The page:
Basically, the trolley problem is a moral quandary in which the brain has a difficult time determining whether is it permissible to kill one person to save five, or let one live while knowingly allowing five deaths that could have been prevented.

Scenario A, the first part of the problem, the trolley is barreling down the tacks toward five people who are unaware that they will soon be little more than smudges. Luckily, there is a fork in the tracks, and by simply pulling a lever, the trolley will divert onto a second set of tracks as it moves away from the five innocent bystanders. Low and behold, however, before you pull the lever you notice a single moron picking up pennies off the rails (he also happens to be deaf). Unaware that the train is coming his life would be terminated if you pull the lever.


The choice is, do you pull the lever and save five people by sacrificing one? Or do you let all five perish, while the moron picking up pennies gets to become a few cents richer? According to studies, most people say it is permissible to pull the lever.

Scenario B, the second scenario, the difference is that, this time, there is only one track. Instead of a lever, you are standing on a bridge. There is one other person on the bridge with you. Meanwhile, once again, on the tracks down below are five bystanders oblivious to the harm headed their way. The question scenario B posits is, if pushing the person next to you onto the tracks would sufficiently stop the trolley and save the five people down below, is it permissible to do so?


Interestingly enough, most people say that it is impermissible to push the person over the edge in an act of intentional harm.

But what has changed? In scenario A you deliberately pulled a lever which you understood would divert the trolley onto another set of tracks and kill a single person. Scenario B posits the exact same difference, except you are personally pushing the person onto the tracks from the bridge and causing harm. Yet for some reason, in one scenario your brain thinks taking the life is permissible, and in the other scenario your brain thinks it is impermissible. Obviously the brain is experiencing conflicting moral messages--and is at an impasse. Our moral sense is confounded.

What is interesting about the trolley problem is that it shows that even simple moral precepts, like don't kill, or don't take a life, are far more complicated than they initially appear.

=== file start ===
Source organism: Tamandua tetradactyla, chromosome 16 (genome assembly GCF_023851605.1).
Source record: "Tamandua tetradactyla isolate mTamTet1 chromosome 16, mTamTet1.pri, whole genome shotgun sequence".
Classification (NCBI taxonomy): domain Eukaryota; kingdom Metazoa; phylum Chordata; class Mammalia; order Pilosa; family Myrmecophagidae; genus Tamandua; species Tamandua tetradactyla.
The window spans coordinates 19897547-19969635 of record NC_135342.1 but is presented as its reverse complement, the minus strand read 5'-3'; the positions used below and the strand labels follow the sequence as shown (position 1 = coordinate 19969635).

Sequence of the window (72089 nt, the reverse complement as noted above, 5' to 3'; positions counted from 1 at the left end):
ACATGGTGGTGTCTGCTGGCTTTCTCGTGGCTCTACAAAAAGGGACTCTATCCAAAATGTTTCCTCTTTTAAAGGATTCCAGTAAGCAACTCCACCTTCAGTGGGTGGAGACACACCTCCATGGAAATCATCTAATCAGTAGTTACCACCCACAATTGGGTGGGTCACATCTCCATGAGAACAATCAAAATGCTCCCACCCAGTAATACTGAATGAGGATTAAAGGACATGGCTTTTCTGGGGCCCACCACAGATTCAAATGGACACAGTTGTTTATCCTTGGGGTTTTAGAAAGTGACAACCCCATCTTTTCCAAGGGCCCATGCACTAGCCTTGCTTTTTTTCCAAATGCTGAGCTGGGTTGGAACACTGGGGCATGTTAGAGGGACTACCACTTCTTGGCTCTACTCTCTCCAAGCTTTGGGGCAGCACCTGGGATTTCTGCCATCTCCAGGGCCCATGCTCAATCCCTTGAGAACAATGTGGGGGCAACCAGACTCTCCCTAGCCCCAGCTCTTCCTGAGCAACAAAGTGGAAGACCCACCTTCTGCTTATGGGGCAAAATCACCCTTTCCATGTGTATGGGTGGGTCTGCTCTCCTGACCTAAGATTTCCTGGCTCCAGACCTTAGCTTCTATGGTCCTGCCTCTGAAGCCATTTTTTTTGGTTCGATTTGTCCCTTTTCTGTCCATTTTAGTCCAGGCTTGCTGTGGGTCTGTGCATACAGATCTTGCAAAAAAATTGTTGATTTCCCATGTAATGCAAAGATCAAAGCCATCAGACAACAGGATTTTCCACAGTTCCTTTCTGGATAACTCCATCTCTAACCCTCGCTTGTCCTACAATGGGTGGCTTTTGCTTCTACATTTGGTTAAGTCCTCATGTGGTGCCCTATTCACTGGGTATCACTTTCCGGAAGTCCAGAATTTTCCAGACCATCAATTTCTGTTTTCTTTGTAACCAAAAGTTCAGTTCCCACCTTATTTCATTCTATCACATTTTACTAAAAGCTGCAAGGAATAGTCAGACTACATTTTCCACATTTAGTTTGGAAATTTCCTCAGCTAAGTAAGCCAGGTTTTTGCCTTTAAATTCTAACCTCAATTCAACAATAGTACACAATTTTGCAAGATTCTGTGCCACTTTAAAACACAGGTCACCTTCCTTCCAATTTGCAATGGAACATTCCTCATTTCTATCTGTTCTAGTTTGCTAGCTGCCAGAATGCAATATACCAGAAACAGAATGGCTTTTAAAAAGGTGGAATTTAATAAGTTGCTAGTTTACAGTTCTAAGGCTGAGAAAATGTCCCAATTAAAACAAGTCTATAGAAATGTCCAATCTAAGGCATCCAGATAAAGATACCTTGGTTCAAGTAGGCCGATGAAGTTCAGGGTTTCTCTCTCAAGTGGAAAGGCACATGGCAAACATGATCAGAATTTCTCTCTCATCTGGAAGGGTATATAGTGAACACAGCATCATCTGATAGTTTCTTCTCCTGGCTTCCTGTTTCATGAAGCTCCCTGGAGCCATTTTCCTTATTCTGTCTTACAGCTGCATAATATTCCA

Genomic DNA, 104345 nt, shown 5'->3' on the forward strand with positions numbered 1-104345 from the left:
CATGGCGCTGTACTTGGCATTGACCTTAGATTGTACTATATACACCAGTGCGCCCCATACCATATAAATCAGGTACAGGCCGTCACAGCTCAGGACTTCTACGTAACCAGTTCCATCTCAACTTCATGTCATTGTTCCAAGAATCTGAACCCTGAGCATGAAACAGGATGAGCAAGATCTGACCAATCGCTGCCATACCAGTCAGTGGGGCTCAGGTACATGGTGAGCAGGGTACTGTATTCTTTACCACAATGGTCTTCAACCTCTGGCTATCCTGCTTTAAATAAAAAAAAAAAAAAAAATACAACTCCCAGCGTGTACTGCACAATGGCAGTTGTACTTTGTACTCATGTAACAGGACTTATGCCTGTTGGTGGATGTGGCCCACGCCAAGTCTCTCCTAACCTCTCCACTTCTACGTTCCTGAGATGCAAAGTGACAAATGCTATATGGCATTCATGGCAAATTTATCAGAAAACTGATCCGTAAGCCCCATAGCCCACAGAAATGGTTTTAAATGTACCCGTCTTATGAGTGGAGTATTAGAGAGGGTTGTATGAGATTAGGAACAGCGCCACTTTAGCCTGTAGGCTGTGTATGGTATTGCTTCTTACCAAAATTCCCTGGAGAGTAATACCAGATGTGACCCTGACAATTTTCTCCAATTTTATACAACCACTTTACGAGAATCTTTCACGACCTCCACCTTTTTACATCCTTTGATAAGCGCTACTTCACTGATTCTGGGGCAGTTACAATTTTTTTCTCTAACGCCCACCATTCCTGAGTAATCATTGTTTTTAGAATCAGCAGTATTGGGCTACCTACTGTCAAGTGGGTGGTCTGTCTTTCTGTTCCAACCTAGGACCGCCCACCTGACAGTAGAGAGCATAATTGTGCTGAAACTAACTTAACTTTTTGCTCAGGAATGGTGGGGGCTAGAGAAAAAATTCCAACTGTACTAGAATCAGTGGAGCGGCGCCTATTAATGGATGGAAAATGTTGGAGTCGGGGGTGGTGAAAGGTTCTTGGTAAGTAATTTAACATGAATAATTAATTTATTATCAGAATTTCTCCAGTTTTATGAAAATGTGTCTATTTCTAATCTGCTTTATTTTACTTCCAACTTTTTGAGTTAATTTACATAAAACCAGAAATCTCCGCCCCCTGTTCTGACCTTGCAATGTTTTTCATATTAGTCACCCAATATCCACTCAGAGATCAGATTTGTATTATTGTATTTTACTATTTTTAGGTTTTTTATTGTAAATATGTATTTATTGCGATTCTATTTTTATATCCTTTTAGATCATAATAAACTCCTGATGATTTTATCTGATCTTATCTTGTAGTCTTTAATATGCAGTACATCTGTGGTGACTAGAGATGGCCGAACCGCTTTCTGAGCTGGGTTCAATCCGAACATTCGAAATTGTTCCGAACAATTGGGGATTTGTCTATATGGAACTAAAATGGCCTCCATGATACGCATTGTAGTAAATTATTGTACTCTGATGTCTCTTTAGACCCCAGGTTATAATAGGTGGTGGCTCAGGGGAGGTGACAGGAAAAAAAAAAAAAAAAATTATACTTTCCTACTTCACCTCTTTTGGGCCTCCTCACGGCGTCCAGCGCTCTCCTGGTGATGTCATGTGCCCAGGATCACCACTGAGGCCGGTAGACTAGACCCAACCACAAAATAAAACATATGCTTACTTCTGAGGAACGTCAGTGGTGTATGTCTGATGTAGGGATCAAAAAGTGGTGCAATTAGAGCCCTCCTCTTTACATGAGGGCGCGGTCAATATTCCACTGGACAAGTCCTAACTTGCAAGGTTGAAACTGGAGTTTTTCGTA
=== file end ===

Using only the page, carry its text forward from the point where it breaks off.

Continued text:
Now there have been various solutions applied to the trolley problem. For example, the principle of double effect has been applied so show how scenario A is inductive of not allowing harm, although their maybe some unavoidable collateral damage, whereas scenario B is a direct act of causing harm, which directly contributes to the survival of five others. The principle of double effect claims that it is morally impermissible to act out in a harmful manner. Whereas scenario A is the act of pulling the switch, scenario B is the act of deliberately harming someone. In other words, the distinction the principle of double effect seeks to highlight is that an act of allowing harm is not the same as an act of causing a harm.

However, many philosophers have pointed out that--morally speaking--nothing has changed accept for what we define as "morally permissible." The moral problem still persists. After all, not preventing a violent rape isn't the same as actually raping somebody, but you would have to be a cold hearted bastard not to prevent a rape which could save another person's life.

The thought that occurred to me while peering down over the railing at the tracks this morning was this. Let us take away the moral implications from the trolley problem, and see what happens.

Pretend, for a moment, that you are a sociopath. Unable to tell the difference between right and wrong, good and bad, in normal social situations which require moral intuition, all you have to rely on to get by in society is your statistical information and logic. Logic dictates that you sacrifice the one for the many every time. Not because of any moral obligation, but because it makes more statistical sense. As a sociopath, we could very well let the five die without bringing harm to the one, but a logical sociopath wouldn't simply allow five people to die, because that doesn't make any statistical sense to a person relying on logic (remember--to better grasp the moral dilemma here we have omitted moral obligations--for the time being).

This brings out an obvious objection to answers like the principle of double effect, because if you run the trolley problem again, and again, and again, repeatedly, then, the funny thing is, the sociopath--who cannot distinguish between right and wrong--will always end up saving MORE people than the moral person who abides by the moral obligation not to willfully enact harm or do evil.

The reason I find this interesting, is because the morally indifferent person can potentially save millions, while having only killed a few, thus realizing a greater moral good. Whereas the morally righteous person will be faced with the realization that they have allowed for millions upon millions of deaths because of their refusal to sacrifice one for the many. An act which no greater moral good can be found.


The question becomes, then, for the morally righteous person is this: what exact number of innocent deaths must we allow for, i.e. require, before it becomes morally permissible to push just one person onto the tracks? 1, 2, 3 deaths? 50? 1,000? 10,000?